Invasive versus Native Question

Discussions and news related to invasive and exotic species affecting our trees and forests.

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Joe

Re: Invasive versus Native Question

Post by Joe » Mon Feb 22, 2016 7:58 am

Bart Bouricius wrote:Don,

What about Monsanto's GMO's, I think not.
Right- those are frankinfoods. And likewise, there are frankintrees.
Joe

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Don
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Re: Invasive versus Native Question

Post by Don » Mon Feb 22, 2016 1:44 pm

Bart-
Before retirement from Grand Canyon National Park, my role as Vegetation Program Manager included oversight of the prevention and eradication of invasives. We had an active volunteer program that focused entirely on invasives.
As to Monanto's GMO-ed plants, I totally concur, along the lines of we are what we eat.
But that said, I think there's much to be learned from Steve's quote, edited here to..."all non-GMO-ed plants were native somewhere"...pioneer species like quaking aspen and others act like invasives in that they are quick to dominate openings that have amenable environments for them. If it's a natural vector that introduces them, they'd be native, eh? Is it the means of introduction the defining difference?
-Don
Don Bertolette - President/Moderator, WNTS BBS
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Joe

Re: Invasive versus Native Question

Post by Joe » Mon Feb 22, 2016 2:03 pm

The defining difference is that species from another ecosystem- introduced by whatever means to a different ecosystem- if and only if they interfere with native species to the extent the native species are significantly reduced in numbers or eradicated- possibly setting off a chain reaction as that loss may effect other species. Of course the "damage" done by invasive species is merely a human value system. In some respects, I'd say the only real invasive species is humans- clearly the most disruptive species of all time- the ultimate effect of which is yet to be determined.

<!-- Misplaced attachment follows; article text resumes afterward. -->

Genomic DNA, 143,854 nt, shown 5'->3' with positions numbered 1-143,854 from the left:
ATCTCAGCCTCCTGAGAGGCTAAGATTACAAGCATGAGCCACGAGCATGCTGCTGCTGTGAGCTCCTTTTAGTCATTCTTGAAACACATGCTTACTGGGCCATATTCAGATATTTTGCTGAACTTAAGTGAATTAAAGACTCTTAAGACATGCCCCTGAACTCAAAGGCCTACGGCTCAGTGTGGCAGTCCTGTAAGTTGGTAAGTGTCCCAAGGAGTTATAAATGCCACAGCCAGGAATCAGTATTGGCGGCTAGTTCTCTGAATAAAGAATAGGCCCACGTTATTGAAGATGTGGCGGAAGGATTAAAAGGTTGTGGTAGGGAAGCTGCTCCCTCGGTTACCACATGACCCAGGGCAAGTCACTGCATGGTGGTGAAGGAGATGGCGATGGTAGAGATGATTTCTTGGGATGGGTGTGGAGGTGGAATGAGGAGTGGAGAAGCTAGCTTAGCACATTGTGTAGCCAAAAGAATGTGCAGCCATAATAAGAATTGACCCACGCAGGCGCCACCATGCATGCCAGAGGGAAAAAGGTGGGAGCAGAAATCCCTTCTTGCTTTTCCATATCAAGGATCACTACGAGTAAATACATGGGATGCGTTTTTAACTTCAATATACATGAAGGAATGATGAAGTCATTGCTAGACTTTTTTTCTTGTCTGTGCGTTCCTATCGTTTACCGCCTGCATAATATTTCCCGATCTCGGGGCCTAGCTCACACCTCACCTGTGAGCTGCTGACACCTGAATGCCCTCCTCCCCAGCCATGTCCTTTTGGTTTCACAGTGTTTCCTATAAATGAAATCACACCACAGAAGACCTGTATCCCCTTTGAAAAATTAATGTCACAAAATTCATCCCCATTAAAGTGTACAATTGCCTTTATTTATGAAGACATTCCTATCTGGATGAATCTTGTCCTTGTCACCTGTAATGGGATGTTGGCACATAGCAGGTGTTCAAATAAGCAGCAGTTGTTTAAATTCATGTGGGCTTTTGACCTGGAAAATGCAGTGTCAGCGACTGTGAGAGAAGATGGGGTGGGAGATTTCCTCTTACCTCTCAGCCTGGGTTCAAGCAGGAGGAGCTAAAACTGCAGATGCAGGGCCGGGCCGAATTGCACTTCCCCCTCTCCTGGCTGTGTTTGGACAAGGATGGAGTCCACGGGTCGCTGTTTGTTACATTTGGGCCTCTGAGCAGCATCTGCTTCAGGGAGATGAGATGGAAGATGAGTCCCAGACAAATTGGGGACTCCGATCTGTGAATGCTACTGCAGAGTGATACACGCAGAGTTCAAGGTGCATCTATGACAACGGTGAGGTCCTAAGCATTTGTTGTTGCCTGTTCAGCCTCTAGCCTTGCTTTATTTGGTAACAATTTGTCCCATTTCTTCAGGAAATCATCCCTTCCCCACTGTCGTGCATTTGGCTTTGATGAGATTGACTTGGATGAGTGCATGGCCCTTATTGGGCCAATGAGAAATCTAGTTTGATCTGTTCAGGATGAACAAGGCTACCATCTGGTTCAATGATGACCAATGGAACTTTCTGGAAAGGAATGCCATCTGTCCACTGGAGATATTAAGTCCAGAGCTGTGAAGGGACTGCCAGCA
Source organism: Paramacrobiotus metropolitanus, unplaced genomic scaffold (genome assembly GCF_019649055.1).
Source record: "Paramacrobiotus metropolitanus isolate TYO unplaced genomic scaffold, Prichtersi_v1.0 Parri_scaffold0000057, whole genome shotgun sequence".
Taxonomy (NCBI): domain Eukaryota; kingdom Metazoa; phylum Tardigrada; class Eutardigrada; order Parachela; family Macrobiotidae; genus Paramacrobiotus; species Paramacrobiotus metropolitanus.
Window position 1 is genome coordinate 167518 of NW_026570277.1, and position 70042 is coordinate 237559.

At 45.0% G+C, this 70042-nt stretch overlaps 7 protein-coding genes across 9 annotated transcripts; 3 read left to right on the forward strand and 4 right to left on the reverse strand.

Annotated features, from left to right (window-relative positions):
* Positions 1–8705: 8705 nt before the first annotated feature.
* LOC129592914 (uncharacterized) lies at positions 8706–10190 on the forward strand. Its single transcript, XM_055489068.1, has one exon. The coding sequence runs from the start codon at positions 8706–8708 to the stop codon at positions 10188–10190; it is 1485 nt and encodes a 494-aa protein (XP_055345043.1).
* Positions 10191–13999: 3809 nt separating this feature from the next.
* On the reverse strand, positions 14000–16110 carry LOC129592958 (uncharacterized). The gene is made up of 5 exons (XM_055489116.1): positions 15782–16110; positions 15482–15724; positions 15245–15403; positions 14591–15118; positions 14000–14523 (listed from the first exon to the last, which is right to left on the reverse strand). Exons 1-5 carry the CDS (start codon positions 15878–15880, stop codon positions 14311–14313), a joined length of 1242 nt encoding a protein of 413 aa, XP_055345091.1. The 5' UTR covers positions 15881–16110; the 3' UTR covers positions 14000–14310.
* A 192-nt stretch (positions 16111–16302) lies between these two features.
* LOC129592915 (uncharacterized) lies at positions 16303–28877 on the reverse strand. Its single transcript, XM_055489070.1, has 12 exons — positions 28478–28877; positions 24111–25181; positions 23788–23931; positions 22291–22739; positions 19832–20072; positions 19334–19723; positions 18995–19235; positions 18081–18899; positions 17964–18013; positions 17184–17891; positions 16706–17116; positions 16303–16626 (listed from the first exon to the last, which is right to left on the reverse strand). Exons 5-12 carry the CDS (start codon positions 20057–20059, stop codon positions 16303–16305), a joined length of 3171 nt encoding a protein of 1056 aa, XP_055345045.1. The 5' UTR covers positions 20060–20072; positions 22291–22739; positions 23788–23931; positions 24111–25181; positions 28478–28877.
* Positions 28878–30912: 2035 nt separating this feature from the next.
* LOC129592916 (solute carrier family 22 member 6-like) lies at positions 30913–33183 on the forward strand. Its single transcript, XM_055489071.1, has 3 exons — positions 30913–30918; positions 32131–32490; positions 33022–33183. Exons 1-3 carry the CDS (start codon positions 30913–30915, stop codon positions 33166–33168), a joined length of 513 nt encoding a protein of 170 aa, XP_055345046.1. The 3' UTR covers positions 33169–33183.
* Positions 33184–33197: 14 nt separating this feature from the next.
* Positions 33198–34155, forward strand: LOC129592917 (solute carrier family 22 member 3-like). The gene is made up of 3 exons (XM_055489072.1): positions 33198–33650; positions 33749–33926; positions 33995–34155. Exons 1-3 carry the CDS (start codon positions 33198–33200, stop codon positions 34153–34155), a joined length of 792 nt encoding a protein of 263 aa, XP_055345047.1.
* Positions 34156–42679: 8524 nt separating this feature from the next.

Joe

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Lucas
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Re: Invasive versus Native Question

Post by Lucas » Mon Feb 22, 2016 8:28 pm

http://lists.psu.edu/cgi-bin/wa?A1=ind1 ... CF-GROWERS

Speaking of GMO trees, the normally comatose TACF forum has gone nuts posting about GMO American Chestnuts this month.
We travel the Milky way together, trees and men. - John Muir

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Don
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Re: Invasive versus Native Question

Post by Don » Mon Feb 22, 2016 11:57 pm

Do we have problems with Luther Burbank and his extensive experimentation with hybridizing?
Don Bertolette - President/Moderator, WNTS BBS
Restoration Forester (Retired)
Science Center
Grand Canyon National Park

BJCP Apprentice Beer Judge

View my Alaska Big Tree List Webpage at:
http://www.akbigtreelist.org

Joe

Re: Invasive versus Native Question

Post by Joe » Tue Feb 23, 2016 6:54 am

Lucas wrote:http://lists.psu.edu/cgi-bin/wa?A1=ind1 ... CF-GROWERS

Speaking of GMO trees, the normally comatose TACF forum has gone nuts posting about GMO American Chestnuts this month.
Lucas, without us reading through that site- can you give us a summary of the issue?
Joe

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Don
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Re: Invasive versus Native Question

Post by Don » Tue Feb 23, 2016 1:31 pm

Joe-
I read through a lot of them...a fairly well-mannered forum, most of whom talk over most of our heads, in deep genetic reaches...in twenty-five words or less, they acknowledge that they are relatively unsure of effects of GMO-ing trees down the road (as in beyond at least this generation). The fact that we don't eat them (fruit and nut trees excepted) makes it easier to have higher confidence levels (in statistical sense and personal comfort both). But the effect that they (GMO-ed chestnuts, for example) would have on any given ecosystem that they were introduced in, over time (several tree generations) is of course not fully known experimentally.
Alright, my twenty-five words is beyond over...and out!
-Don
Don Bertolette - President/Moderator, WNTS BBS
Restoration Forester (Retired)
Science Center
Grand Canyon National Park

BJCP Apprentice Beer Judge

View my Alaska Big Tree List Webpage at:
http://www.akbigtreelist.org

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mdavie
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Re: Invasive versus Native Question

Post by mdavie » Tue Feb 23, 2016 2:41 pm